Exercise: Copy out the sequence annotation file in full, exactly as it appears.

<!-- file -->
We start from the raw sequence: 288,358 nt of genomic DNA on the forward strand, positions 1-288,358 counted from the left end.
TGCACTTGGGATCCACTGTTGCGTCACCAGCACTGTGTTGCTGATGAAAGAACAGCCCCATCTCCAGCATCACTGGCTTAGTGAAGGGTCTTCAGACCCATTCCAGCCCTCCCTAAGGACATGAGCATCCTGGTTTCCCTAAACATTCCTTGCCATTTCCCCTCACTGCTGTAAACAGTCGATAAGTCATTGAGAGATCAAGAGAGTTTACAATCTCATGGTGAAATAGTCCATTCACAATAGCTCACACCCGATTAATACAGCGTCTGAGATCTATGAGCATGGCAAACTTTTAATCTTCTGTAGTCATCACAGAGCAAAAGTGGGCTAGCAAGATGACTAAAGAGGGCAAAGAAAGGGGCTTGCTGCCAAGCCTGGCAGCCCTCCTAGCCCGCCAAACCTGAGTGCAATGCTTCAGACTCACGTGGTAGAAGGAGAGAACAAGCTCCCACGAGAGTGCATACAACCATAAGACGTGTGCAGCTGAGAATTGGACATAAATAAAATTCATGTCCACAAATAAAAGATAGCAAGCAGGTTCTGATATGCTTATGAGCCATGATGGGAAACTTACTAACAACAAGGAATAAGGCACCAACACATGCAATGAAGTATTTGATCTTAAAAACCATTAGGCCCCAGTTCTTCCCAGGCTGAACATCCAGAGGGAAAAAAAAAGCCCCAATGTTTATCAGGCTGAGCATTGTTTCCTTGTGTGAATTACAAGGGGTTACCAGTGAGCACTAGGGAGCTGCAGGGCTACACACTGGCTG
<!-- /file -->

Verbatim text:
We start from the raw sequence: 288,358 nt of genomic DNA on the forward strand, positions 1-288,358 counted from the left end.
TGCACTTGGGATCCACTGTTGCGTCACCAGCACTGTGTTGCTGATGAAAGAACAGCCCCATCTCCAGCATCACTGGCTTAGTGAAGGGTCTTCAGACCCATTCCAGCCCTCCCTAAGGACATGAGCATCCTGGTTTCCCTAAACATTCCTTGCCATTTCCCCTCACTGCTGTAAACAGTCGATAAGTCATTGAGAGATCAAGAGAGTTTACAATCTCATGGTGAAATAGTCCATTCACAATAGCTCACACCCGATTAATACAGCGTCTGAGATCTATGAGCATGGCAAACTTTTAATCTTCTGTAGTCATCACAGAGCAAAAGTGGGCTAGCAAGATGACTAAAGAGGGCAAAGAAAGGGGCTTGCTGCCAAGCCTGGCAGCCCTCCTAGCCCGCCAAACCTGAGTGCAATGCTTCAGACTCACGTGGTAGAAGGAGAGAACAAGCTCCCACGAGAGTGCATACAACCATAAGACGTGTGCAGCTGAGAATTGGACATAAATAAAATTCATGTCCACAAATAAAAGATAGCAAGCAGGTTCTGATATGCTTATGAGCCATGATGGGAAACTTACTAACAACAAGGAATAAGGCACCAACACATGCAATGAAGTATTTGATCTTAAAAACCATTAGGCCCCAGTTCTTCCCAGGCTGAACATCCAGAGGGAAAAAAAAAGCCCCAATGTTTATCAGGCTGAGCATTGTTTCCTTGTGTGAATTACAAGGGGTTACCAGTGAGCACTAGGGAGCTGCAGGGCTACACACTGGCTG